The Jungle is worthy of a place by the side of Frank Norris' greatest work, The Odojna. These two works have more of historic truth than many histories and they are marked by that high order of genius that compels the reader to see and feel all that man can see and feel under tragic conditions similar to those described. They are, we think, the greatest realistic romances that America has given to the world. There are many realistic writers, but for the most part they succeed only in reproducing the details of common, every-day life without revealing the soul of the picture they would portray. They are superficial observers and write superficially. They are imitators and theft works are dull and unprofitable. But let the man of transcendentimagination describe a scene and we see and feel what he sees and feels. We pass behind the mask or the superficial aspects and see the interior workings of life. The soul of the picture is revealed. He sees all that is to be seen; he feels what the actors in the scene feel; he shares the boundless hopes, the lofty aspirations, the nameless fear and the measureless despair of those that move to and fro in the play. When he depicts a section of life he becomes in the highest sense the historian of what he describes. It is this element of imagination that differentiates the genius from the hack writer; the poet from the versifier. It is this element of imagination also that invests a great painting with life, atmosphere, soul, that the camera can never catch, hold or reflect.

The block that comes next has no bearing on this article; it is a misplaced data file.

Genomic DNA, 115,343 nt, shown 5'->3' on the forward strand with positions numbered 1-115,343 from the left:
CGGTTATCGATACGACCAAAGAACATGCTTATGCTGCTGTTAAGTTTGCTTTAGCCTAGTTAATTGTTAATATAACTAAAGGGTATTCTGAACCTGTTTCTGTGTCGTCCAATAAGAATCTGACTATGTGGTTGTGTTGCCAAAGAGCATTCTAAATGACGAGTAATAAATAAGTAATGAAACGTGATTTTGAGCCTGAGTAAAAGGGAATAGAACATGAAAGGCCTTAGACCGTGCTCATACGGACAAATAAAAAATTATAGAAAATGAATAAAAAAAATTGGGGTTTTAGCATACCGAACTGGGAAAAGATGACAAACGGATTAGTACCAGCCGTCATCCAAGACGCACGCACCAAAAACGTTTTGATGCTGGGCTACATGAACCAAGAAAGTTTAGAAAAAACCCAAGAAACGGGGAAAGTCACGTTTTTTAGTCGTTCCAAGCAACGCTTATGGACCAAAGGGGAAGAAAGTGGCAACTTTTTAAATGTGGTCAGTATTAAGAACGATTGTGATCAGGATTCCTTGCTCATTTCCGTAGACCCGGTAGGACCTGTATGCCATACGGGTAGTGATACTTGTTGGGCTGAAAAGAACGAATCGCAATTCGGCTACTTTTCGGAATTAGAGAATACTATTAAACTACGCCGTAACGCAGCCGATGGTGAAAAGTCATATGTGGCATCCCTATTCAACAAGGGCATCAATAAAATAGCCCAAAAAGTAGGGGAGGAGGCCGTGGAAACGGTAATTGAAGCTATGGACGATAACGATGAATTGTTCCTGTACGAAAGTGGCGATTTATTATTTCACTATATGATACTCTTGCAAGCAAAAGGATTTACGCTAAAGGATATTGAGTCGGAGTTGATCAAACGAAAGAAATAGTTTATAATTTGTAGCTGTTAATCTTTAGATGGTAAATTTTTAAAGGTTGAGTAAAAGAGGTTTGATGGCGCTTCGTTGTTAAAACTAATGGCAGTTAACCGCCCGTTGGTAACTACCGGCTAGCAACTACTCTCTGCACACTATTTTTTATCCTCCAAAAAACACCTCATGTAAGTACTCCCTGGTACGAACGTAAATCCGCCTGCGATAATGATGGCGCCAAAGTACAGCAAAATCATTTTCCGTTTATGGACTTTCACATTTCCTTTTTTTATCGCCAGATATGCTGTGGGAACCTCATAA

Description:An extensive and very positive review of Upton Sinclair's novel "The Jungle" by the editors of The Arena.
Rights: Public domain.